Last fall in San Francisco, nearly 850 health care professionals from more than 45 countries met to discuss one of the fastest growing trends in health care: medical tourism—the phenomenon of people traveling to other countries for care and treatment that’s cheaper than those offered at home. It makes sense. With the cost of surgeries and insurance deductibles rising worldwide, not to mention that certain procedures aren’t available in some countries, hundreds of thousands of people travel abroad each year in search of a wide variety of less expensive services—ranging from cosmetic procedures to heart surgery. Even in the wake of the current U.S. recession, an estimated 6 million Americans will seek medical care beyond our shores by 2010.
It says a lot about the state of health care in America that it’s cheaper to skip town. But given the harrowing costs of AIDS meds, we wondered whether HIV-positive Americans were traveling internationally to buy their antiretrovirals (ARVs) at a discount. The short answer? No. This may be because more than 500,000 Americans get financial help accessing their meds through federal programs such as the Ryan White CARE Act and AIDS Drug Assistance Programs (ADAP). In addition, pharmaceutical companies’ patient drug assistance programs help those who struggle to pay for them on their own.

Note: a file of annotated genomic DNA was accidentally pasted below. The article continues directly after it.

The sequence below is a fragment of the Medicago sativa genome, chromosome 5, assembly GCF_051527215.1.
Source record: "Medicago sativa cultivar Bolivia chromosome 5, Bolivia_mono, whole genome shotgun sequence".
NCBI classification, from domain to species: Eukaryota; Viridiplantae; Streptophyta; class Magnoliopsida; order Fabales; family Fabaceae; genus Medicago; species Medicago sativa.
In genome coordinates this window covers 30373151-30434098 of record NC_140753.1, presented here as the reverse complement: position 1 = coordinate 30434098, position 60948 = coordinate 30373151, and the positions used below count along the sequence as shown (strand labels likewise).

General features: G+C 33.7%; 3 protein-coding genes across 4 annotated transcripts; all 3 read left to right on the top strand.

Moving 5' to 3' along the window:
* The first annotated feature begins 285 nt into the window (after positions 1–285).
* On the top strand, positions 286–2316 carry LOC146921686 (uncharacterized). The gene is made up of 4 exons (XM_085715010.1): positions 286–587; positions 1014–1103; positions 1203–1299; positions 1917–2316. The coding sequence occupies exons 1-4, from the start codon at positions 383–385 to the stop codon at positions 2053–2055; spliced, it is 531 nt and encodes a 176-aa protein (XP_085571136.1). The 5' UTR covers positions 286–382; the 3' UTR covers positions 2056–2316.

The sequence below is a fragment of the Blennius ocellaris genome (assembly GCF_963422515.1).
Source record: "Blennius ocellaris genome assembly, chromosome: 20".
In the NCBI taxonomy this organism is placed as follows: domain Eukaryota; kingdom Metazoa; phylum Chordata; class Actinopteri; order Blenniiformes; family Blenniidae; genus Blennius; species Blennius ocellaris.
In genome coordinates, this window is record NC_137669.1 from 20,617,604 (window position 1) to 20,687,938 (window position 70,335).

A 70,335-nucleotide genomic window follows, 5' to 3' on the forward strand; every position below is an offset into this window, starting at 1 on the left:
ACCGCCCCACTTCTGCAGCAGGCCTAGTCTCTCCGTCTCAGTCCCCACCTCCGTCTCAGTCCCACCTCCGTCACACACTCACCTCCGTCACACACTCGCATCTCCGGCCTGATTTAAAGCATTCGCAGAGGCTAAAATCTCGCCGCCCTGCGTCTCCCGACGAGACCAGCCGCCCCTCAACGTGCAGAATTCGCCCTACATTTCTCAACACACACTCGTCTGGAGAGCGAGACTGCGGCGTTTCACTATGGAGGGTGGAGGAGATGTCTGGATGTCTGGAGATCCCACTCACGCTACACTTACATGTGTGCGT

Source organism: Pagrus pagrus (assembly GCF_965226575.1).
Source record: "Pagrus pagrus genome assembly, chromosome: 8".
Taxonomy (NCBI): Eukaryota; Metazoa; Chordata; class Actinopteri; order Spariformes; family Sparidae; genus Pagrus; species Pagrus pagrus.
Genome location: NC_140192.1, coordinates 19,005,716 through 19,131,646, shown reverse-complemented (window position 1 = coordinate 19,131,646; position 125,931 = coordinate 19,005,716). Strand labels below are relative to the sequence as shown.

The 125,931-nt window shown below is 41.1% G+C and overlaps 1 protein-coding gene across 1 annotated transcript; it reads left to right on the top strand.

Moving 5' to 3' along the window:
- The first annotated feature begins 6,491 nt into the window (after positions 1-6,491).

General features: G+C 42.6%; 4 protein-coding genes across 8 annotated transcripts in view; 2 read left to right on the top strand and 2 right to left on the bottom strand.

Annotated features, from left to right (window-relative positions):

But there is an HIV connection to medical tourism. An increasing number of HIV-positive Americans travel internationally to receive cosmetic surgery for facial lipodystrophy—and not just to pinch pennies. Some of the best solutions to rebuilding a healthy-looking face are not (yet) approved by the United States’ Food and Drug Administration (FDA). Admittedly, this isn’t happening in droves, but those who can afford it claim that traveling to mask the telltale signs of facial wasting—hollow temples and sunken cheeks—is well-worth the price tag of the trip, the stay and the procedure.
While lipodystrophy—a metabolic syndrome caused when certain ARV combos redistribute body fat and/or deplete fat in the face and limbs—is not life-threatening, it can be extremely stigmatizing. For some, it can take away the power of voluntary disclosure, which in turn can cause poor adherence and even lead a person to stop ARV therapy altogether.